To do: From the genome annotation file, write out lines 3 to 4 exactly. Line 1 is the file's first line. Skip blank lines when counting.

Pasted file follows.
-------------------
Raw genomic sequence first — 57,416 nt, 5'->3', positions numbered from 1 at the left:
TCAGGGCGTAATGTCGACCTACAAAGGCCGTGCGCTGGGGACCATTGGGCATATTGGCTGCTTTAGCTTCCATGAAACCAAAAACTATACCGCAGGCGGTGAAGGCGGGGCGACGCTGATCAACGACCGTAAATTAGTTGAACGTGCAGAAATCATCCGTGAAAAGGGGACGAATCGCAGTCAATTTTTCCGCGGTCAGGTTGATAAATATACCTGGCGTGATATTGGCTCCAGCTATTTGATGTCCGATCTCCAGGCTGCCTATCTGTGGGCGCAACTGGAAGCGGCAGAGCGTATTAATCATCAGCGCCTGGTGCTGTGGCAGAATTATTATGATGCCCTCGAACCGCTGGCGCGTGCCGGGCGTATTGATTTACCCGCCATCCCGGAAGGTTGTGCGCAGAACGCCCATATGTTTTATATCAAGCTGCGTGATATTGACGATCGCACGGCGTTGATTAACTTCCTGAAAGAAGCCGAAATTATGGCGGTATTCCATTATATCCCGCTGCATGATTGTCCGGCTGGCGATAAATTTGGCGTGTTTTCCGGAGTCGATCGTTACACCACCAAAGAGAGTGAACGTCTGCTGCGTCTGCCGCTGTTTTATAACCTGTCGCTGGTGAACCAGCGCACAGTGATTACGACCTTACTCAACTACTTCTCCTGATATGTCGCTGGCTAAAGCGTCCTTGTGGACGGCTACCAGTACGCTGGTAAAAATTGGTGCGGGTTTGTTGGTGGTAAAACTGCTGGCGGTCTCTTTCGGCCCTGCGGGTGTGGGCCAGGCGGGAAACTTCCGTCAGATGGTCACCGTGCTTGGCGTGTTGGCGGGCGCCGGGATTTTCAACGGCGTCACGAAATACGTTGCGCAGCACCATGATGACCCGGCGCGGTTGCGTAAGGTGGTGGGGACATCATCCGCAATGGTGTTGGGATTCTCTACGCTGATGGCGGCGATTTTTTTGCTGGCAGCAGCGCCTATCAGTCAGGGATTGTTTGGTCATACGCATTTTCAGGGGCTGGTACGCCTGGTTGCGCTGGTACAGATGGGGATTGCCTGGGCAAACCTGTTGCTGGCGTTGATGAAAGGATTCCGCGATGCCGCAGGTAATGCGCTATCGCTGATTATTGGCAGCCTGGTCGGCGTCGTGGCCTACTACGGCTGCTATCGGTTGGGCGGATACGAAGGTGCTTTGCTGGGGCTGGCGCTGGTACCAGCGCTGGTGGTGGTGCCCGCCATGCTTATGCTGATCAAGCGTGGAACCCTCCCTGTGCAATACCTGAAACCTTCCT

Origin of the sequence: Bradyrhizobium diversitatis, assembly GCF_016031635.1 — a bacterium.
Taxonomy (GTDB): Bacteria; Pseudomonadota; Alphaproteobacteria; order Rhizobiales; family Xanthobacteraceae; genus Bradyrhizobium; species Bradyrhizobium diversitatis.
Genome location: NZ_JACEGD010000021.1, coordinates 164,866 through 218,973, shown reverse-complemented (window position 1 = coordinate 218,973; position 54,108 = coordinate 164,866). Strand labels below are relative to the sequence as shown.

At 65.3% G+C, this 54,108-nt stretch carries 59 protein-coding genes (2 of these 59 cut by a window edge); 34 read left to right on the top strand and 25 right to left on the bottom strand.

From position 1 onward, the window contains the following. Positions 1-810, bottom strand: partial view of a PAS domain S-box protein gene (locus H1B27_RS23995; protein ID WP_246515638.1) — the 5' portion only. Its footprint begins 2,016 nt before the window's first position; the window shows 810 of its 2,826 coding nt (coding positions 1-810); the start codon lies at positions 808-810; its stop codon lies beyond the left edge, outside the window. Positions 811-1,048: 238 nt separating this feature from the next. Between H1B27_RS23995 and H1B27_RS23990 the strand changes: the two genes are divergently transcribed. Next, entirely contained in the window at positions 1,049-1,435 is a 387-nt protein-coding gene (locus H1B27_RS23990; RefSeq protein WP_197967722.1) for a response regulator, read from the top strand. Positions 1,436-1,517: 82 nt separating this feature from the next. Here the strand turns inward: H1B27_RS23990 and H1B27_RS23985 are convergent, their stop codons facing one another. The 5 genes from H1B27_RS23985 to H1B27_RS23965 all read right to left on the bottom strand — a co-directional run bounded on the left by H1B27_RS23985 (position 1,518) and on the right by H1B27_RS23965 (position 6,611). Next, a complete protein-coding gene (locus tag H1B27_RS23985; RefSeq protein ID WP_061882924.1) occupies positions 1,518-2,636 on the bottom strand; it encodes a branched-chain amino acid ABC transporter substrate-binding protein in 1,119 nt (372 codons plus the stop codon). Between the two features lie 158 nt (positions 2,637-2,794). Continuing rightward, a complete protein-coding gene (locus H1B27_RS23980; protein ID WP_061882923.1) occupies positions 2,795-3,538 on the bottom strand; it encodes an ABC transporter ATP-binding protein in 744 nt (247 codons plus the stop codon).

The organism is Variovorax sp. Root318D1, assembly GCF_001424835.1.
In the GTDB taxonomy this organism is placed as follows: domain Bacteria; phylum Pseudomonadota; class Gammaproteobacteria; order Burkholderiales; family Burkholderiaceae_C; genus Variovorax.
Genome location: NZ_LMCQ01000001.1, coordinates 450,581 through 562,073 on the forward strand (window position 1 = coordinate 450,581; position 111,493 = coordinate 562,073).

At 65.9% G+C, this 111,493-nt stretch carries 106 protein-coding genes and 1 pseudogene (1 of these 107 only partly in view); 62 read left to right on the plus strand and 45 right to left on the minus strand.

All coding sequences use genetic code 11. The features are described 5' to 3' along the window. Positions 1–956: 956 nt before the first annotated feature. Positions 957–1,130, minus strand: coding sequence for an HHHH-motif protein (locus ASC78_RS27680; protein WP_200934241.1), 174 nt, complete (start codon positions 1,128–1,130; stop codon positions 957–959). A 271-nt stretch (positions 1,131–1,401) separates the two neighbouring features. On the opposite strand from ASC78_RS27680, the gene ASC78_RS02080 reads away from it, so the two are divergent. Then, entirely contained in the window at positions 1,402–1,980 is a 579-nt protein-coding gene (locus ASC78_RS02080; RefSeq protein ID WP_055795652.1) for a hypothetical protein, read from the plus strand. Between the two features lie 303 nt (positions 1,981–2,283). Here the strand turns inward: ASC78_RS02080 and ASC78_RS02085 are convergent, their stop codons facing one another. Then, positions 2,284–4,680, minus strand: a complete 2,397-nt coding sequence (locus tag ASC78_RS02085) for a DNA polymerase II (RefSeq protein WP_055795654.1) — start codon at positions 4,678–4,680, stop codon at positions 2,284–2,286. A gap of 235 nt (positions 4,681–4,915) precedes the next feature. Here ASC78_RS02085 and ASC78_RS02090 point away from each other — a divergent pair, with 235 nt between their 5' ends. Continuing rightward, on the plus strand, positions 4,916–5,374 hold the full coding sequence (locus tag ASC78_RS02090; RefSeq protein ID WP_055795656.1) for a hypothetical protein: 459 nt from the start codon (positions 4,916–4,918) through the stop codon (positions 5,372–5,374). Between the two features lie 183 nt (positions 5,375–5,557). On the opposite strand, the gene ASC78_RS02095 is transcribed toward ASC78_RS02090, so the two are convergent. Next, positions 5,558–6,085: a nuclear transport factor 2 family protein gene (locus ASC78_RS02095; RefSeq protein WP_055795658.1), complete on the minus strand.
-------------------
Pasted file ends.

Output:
Origin of the sequence: Bradyrhizobium diversitatis, assembly GCF_016031635.1 — a bacterium.
Taxonomy (GTDB): Bacteria; Pseudomonadota; Alphaproteobacteria; order Rhizobiales; family Xanthobacteraceae; genus Bradyrhizobium; species Bradyrhizobium diversitatis.